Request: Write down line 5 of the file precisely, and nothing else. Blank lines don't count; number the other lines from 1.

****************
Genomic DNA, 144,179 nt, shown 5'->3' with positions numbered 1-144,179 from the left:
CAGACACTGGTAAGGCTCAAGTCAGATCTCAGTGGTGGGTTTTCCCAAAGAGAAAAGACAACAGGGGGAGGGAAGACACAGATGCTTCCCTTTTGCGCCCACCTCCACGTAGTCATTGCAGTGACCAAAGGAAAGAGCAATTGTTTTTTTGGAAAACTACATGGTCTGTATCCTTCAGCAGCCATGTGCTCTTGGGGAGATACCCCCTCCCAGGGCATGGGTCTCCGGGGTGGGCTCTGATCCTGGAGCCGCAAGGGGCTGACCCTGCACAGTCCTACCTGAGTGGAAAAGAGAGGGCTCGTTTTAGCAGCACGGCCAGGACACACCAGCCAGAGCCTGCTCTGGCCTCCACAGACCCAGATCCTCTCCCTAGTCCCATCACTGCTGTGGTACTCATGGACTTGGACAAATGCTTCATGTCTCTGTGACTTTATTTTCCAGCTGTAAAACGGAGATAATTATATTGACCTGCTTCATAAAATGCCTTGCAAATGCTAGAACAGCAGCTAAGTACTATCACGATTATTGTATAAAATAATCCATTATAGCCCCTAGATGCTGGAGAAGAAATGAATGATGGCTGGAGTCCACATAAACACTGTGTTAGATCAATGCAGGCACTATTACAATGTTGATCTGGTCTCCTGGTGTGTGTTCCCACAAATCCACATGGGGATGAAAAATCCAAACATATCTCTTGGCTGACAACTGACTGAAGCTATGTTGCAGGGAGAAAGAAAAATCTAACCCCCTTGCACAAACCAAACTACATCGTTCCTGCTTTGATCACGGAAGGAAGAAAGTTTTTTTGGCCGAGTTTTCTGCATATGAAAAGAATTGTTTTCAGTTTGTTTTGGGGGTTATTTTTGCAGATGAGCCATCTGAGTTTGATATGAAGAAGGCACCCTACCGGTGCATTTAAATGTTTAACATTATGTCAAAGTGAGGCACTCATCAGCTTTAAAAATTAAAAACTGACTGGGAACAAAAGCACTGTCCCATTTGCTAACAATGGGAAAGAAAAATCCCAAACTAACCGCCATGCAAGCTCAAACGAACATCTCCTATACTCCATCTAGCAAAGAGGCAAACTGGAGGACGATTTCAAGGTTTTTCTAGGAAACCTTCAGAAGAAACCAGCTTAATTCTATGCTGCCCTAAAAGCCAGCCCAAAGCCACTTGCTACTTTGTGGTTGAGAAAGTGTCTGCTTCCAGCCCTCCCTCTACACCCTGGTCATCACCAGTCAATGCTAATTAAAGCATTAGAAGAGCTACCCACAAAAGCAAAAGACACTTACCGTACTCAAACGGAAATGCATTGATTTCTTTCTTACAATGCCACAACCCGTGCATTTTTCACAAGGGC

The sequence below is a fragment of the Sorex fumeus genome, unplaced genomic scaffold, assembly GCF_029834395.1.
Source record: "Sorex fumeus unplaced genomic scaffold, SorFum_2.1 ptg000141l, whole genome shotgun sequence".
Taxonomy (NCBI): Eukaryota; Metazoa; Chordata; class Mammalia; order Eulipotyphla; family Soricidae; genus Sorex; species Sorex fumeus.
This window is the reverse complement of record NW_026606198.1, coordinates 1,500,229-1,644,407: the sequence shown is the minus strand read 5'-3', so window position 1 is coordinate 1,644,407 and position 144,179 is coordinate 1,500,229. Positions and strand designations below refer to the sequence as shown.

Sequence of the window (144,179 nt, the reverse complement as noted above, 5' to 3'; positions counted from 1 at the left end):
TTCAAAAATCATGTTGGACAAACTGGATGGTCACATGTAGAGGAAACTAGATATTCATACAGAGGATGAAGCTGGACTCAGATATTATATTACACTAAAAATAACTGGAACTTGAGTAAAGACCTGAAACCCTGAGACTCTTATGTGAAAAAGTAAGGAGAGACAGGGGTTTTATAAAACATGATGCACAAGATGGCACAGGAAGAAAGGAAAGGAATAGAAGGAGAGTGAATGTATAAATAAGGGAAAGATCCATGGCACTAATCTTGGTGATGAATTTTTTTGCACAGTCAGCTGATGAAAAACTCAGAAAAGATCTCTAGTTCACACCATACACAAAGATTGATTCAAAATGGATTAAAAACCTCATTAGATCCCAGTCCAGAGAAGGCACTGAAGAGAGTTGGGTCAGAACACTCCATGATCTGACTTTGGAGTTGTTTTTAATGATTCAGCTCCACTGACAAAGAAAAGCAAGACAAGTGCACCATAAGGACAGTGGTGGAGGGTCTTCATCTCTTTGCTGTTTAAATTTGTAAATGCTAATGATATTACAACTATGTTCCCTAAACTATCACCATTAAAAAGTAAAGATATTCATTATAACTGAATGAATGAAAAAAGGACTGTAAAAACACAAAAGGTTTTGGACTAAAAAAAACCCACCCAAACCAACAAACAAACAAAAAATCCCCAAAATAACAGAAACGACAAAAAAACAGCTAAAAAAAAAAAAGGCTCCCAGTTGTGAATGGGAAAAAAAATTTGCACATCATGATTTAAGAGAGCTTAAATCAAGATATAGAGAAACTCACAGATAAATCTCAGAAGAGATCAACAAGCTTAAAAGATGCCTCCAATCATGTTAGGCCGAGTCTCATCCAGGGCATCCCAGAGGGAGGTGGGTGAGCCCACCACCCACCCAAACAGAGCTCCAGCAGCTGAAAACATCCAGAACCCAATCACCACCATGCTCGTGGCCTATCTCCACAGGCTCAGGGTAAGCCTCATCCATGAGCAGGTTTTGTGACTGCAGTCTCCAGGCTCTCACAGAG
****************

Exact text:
Taxonomy (NCBI): Eukaryota; Metazoa; Chordata; class Mammalia; order Eulipotyphla; family Soricidae; genus Sorex; species Sorex fumeus.